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June 17, 2009 > Restaurant Review: Bombay Garden

Restaurant Review: Bombay Garden

By Denny Stein

In the interests of full disclosure, I admit that I do not appreciate Indian food. Whether it is North or South, Eastern or Western Indian cuisine, it is all too fiery for me. But I have close friends who love Indian food and in particular, love to go to the Bombay Garden buffet. So last Sunday, I was talked into eating brunch at Bombay Garden in Newark. The Bombay Garden web site (www.dinebombaygarden.com) states that:

"It is a false notion that all Indian food is just "hot". All spices and herbs are used, not just for flavor and aroma, but for their digestive and nutritional values. Chilies are rich in Vitamin C, Methi revitalizes the liver. Ginger and Peppercorns aid digestion. Mint is refreshing while Coriander is good for the kidneys. Good wholesome food and good health are closely linked."

With this information in mind, I moved around the buffet, choosing a little of this, a little of that. Back at the white-clothed table, we signaled the server and asked for a basket of Naan, delicious: warm, puffy, sweet wheat-flavored bread baked in a cylindrical, clay tandoor oven. Fresh dough is thrown against the vertical sides of the oven, and turned with a sharp stick-like poker. As the Naan expands and cooks, it turns golden brown on the outside, staying soft and tasty inside.

My dining partner used Naan to push and scoop bites of Lamb Curry, Butter Chicken, Bangan Bharta and Mutter Paneer. To the uninitiated, Bangan Bharta is an eggplant dish. Eggplant is grilled, peeled, mashed, mixed with chopped tomato and onion and seasoned with ginger, garlic, coriander, garam masala, and coconut; very good for your health. Mattar Paneer, peas and cheese in a sweet and spicy sauce can also be ordered as Saag Paneer if you prefer spinach rather than peas. Both of these wonderfully aromatic dishes were a bit 'hot' for me but my dining companion savored every bite.

At a table next to us a large non-Indian family children were eating and chattering, with only one or two squeaks of "it's too hot." Clearly, they have acquired a taste for Indian food. Not to be outdone, I forged ahead into my Aloo Gobhi, cauliflower and potatoes that glow deep yellow from turmeric. A dry dish, the vegetables are cooked comfortably soft and do not sit in a spicy sauce. This suits me just fine. I have also discovered a savory Cream of Wheat offering, with the consistency of couscous that includes peas, corn and pistachios with sweet spices. I have been told that the Navratan Korma is a very mild, vegetable dish in a creamy sauce that any palette will enjoy.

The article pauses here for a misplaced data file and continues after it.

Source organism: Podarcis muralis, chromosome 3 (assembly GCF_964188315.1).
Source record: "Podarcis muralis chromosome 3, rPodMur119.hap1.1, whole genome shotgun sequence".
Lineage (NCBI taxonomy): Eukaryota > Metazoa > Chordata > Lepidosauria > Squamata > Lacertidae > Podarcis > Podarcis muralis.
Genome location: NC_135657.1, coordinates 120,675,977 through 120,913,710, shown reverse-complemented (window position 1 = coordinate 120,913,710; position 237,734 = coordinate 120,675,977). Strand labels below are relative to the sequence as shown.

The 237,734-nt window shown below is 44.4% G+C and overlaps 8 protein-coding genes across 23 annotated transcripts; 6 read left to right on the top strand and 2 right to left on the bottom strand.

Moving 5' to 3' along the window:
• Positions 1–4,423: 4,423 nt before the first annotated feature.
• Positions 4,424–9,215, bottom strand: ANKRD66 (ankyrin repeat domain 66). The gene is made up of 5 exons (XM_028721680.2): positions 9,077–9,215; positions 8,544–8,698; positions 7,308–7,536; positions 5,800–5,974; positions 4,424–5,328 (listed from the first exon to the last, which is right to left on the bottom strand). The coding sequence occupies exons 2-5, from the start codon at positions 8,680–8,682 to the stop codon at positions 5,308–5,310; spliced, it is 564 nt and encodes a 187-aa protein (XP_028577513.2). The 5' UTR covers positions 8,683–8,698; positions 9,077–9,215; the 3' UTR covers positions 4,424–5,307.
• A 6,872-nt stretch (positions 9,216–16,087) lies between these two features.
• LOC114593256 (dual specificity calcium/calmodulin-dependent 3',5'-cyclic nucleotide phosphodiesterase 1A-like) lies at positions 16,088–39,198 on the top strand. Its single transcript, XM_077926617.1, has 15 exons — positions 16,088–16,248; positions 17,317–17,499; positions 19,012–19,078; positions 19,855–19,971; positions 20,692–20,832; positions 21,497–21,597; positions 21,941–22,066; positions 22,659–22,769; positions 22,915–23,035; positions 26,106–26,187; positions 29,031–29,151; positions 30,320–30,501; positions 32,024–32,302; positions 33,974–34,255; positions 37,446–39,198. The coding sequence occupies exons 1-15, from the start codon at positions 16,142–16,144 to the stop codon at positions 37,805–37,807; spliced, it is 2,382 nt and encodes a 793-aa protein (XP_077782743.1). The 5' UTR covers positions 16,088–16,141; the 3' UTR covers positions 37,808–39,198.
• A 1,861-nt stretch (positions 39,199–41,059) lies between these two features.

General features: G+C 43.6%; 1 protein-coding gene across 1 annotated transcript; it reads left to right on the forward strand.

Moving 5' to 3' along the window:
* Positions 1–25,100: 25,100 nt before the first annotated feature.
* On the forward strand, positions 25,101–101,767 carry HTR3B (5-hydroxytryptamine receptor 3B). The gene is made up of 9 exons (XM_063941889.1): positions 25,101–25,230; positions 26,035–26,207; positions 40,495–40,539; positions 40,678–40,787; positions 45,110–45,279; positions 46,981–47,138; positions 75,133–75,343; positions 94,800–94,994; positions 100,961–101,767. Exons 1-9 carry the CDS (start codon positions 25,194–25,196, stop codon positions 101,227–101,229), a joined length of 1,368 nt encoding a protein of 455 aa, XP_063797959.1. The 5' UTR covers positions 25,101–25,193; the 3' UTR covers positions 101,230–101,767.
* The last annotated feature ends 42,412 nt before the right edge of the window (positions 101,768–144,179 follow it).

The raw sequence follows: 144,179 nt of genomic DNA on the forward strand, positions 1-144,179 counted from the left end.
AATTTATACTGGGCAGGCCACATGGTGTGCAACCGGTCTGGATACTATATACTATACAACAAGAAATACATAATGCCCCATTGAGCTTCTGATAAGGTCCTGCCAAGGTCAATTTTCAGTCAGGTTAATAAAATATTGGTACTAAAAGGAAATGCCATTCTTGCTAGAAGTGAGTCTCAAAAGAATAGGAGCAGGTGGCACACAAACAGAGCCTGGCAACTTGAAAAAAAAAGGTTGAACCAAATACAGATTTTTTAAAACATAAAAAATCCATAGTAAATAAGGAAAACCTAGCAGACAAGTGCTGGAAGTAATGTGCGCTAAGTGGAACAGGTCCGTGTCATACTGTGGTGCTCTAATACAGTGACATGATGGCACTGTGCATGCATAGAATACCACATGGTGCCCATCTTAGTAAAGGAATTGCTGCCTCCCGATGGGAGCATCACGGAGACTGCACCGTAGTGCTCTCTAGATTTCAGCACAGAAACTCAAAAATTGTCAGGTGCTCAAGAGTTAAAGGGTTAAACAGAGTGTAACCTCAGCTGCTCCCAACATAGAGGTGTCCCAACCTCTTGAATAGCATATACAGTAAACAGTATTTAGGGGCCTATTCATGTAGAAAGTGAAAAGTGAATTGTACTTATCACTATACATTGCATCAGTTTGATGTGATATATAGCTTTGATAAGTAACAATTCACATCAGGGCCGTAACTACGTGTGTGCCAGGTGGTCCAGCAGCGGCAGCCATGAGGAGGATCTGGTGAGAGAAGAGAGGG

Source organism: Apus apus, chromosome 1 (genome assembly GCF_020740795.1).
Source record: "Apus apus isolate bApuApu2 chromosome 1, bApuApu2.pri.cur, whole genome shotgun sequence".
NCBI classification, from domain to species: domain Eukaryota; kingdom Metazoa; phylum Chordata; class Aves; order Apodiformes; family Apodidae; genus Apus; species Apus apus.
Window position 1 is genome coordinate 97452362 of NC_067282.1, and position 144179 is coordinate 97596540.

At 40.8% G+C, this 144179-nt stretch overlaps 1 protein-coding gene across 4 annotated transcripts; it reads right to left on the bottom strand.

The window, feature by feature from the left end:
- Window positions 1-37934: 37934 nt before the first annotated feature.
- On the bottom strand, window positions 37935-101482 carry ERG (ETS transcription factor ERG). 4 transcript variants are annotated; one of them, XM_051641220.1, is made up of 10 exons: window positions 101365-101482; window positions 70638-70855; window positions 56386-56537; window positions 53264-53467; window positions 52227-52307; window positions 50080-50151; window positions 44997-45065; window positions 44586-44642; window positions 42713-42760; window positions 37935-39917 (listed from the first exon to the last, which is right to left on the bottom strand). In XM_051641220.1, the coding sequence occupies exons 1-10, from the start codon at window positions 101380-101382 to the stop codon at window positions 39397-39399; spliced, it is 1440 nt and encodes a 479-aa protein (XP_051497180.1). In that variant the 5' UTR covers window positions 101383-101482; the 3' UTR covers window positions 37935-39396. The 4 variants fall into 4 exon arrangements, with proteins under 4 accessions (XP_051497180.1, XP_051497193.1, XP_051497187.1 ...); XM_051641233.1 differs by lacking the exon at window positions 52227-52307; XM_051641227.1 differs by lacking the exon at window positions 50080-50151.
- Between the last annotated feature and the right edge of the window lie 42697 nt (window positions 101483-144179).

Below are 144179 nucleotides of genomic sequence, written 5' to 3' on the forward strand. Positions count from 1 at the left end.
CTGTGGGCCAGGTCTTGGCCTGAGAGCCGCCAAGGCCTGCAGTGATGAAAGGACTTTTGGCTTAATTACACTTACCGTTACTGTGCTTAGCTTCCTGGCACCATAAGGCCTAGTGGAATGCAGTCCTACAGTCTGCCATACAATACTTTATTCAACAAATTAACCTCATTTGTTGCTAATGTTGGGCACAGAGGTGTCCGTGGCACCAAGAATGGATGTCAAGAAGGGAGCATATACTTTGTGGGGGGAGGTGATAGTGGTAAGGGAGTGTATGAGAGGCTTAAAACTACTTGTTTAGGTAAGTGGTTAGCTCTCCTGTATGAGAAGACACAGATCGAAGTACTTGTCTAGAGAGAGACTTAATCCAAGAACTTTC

The buffet offers several kinds of rice: white, Biryani, and a brown rice that is slightly sweet and has dried fruit and nuts. Like Goldilocks, I find the white too plain, the Biryani too spicy, but the brown rice is just right. Chicken is offered several ways: Tandoori Chicken, usually legs and thighs, marinated in yogurt and spices, and grilled in the tandoor oven and Butter Chicken, cut-up pieces marinated, grilled and then served in a gravy of butter, tomato puree, and various spices. Both of these chickens, apparently, hail from the central region of Delhi, and were "invented" by the owner of the Moti Mahal restaurant, who came from Peshawar in 1947 after the partitioning of the Punjab.

Raita is the saving grace for those of us who have tender tongues. Cool yogurt, mixed with cucumber, onion and bits of tomato, or mint, softens the heat of Indian spices. If it's not automatically served, request it, and mix generously with all your dishes, whether that's kosher or not. The manager told me that the kitchen can make a less spicy version of some dishes, if requested. While your erudite friends are feasting on the multitude of spice and herb seasoned specials and entrees, you can be satisfied with Raitia and chutney laced bites, salad, lovely breads, and best of all, dessert!

Indian desserts run the gamut from comforting to fantastic. Kheer, Indian rice pudding, made with milk, sugar, cardamom, and pistachios or almonds, is meta-pleasing to the point of addiction. Bombay Garden's soft serve mango ice cream is simple, bright orange, sweet freshness, while the fried cream and flour balls of Gulab Jamun, soaked in rosewater syrup, seem a strange and sinful treat to be eaten in secret.

So, even if you are a milquetoast when it comes to exotic menus, venture out to Bombay Gardens, with friends. Enjoy the rich yellow, red, and orange painted walls, the Indian art, and the Bollywood musicals playing on the big TV overhead. Try a bit of everything, with Raita, plus all the tea and dessert you want, for the low buffet price. Don't stay home when everyone else wants to eat Indian.


Bombay Garden
5955 Mowry Ave, Newark
(510) 744-6945

Also located in San Rafael, San Mateo, Santa Clara

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